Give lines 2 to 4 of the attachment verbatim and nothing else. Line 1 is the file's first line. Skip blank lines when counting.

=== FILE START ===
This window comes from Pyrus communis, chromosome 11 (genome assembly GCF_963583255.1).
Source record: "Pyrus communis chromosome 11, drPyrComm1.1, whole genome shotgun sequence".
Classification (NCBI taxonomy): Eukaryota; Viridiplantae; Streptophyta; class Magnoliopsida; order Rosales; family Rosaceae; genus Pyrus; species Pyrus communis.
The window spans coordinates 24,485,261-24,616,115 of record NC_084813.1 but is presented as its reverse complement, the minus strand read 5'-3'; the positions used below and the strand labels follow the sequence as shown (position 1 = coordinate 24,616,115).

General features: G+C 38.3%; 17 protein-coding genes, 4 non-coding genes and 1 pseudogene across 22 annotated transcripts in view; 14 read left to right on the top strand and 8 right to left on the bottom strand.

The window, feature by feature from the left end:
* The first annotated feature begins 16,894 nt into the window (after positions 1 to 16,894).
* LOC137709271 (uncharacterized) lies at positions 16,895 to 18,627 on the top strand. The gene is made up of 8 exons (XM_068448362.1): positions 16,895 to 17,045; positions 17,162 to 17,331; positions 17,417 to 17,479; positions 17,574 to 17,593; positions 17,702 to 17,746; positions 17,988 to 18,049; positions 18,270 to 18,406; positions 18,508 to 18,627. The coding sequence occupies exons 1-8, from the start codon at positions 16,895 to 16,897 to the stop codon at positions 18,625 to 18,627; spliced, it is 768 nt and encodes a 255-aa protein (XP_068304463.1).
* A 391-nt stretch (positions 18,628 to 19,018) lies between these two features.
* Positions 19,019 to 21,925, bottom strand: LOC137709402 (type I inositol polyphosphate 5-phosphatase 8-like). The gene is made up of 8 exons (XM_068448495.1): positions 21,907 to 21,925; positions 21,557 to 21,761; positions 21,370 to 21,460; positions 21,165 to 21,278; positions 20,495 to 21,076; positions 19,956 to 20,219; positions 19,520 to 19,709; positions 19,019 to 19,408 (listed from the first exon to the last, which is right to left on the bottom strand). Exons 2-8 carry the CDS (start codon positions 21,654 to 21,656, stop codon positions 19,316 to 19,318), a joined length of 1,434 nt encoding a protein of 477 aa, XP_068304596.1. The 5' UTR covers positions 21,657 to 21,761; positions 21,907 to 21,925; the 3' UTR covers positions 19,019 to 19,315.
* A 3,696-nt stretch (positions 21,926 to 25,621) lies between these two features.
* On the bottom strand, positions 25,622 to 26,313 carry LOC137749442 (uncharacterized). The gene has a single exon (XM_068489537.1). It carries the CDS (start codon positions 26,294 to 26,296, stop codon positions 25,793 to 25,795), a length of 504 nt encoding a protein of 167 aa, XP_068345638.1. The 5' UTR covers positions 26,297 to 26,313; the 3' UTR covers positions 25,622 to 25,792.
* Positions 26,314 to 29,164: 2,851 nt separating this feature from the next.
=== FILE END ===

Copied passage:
Source record: "Pyrus communis chromosome 11, drPyrComm1.1, whole genome shotgun sequence".
Classification (NCBI taxonomy): Eukaryota; Viridiplantae; Streptophyta; class Magnoliopsida; order Rosales; family Rosaceae; genus Pyrus; species Pyrus communis.
The window spans coordinates 24,485,261-24,616,115 of record NC_084813.1 but is presented as its reverse complement, the minus strand read 5'-3'; the positions used below and the strand labels follow the sequence as shown (position 1 = coordinate 24,616,115).